From GoodReads: Murilla Gorilla, the jungle detective, is woken up by a new case: Ms. Chimpanzee’s muffins were stolen. But who did it? It’s up to Murilla to find out… as long as she can find her badge first! Murilla may seem like a hopeless detective—disorganized, messy and always thinking about her next snack—but out of her mess come some pretty good ideas, and some pretty funny moments too.
Another funny chapter book! Murilla is disorganized, silly, and rather unconventional and kids will love her. In fact, I would argue that Murilla is a thinly disguised kid. When called to her detective job she falls back asleep. Then she has to dig through her messy room to find her badge, which inexplicably turns up in the bathtub. (Tell me this doesn’t describe a lot of kids!) While out sleuthing she asks simple questions that don’t necessarily get to the point or help the investigation and Murilla’s silliness is sure to get a laugh and probably a suggestion or two of what to really do. The real kicker is when she dresses as a banana tree to lure the culprit in. Ms. Chimpanzee doesn’t have a whole lot of faith, but Murilla knows what she’s doing and triumphs in the end.
I loved the illustrations. Despite being fairly bright and colorful they feel very modern. As I said with Claude and Digby O’Day, this will help kids feel more grown up when reading the book.
In some ways the book felt like a talking animal Nate the Great. The two are both spoofs of the noir detective genre for sure, but Murilla might be a little easier to read and understand, though. Parents, if you have a silly sense of humor you will appreciate this. If you don’t, I’m afraid you won’t (at least judging by the comments on GoodReads, all written by adults who are not the target audience). There are quite a few books in the series and if they are all as funny they will surely be a hit.
From GoodReads: As the youngest in her family, Dory really wants attention, and more than anything she wants her brother and sister to play with her. But she’s too much of a baby for them, so she’s left to her own devices—including her wild imagination and untiring energy. Her siblings may roll their eyes at her childish games, but Dory has lots of things to do: outsmarting the monsters all over the house, escaping from prison (aka time-out), and exacting revenge on her sister’s favorite doll. And when they really need her, daring Dory will prove her bravery, and finally get exactly what she has been looking for.
Dory is an awesome kid with a huge imagination. For example, her fairy godmother is a gnome named Mr. Nuggy. But sometimes her imagination is just too big and it gets her into trouble when she can’t seem to let it go. It also gets her left out of her siblings games. Now, I think kids will love Dory. Especially younger siblings and kids who have big imaginations. She’s funny as her situations and toward the end we do see that she can tell the difference between fantasy and reality.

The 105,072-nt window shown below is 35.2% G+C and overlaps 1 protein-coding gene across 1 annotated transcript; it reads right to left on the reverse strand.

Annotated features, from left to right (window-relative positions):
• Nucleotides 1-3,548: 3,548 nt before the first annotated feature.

But I personally thought her siblings and parents were jerks. Her parents always seem exasperated or completely fed up with her. Her siblings never want to play with her and make that very obvious. No one seems to know how to handle her or really deal with her in a way that respects who she is. BUT, this was my personal reaction. I suspect there is some exaggeration since Dory is narrating. She’s probably leaving a lot out and not noticing a lot. I also suspect that a lot of kids will completely identify with her position as youngest and ignored and excluded.
I liked the book despite my personal complaints, because Dory is AWESOME. Try not to laugh when Dory gets revenge on the doctor. She totally deserved what she got. The mix of pictures, many with speech bubbles, and text will make this even more appealing to it’s target audience. An all around fun book about a fun kid.
From GoodReads: Meet Nikki and Deja, who live next door to each other and are best friends. They do everything together—watch Saturday morning cartoons, play jacks, jump double Dutch at recess, and help each other with their homework for Mrs. Shelby’s third-grade class. But when an arrogant new girl arrives and Nikki and Deja form a club that would exclude her, the results are not what they expect.
As an adult I find friendship woes kind of tedious, but I remember being in elementary school and those challenges were really important. Nikki and Deja is another one of these friendship books that I think does a great job of modeling what good friends do. I really appreciate that this book (and others about friendship) show that friends can fight. This isn’t a Pollyanna of a book. Friendship, and really any relationship, takes work and will have it’s share of bumps along the way.
I also appreciated that there was on big Apology Scene at the end. The girls do make up, but by and large they let things go, an important skill for kids to learn.
I wish that the new girl wasn’t such a two-dimensional pain, but I completely remember seeing kids that way when I was that age. I think the book will ring very true for kids in that second/third grade range. This is the start of a series so kids who click with the girls can follow them into other stories. There’s a great mix of diversity in the book, too which makes it an excellent addition to any collection.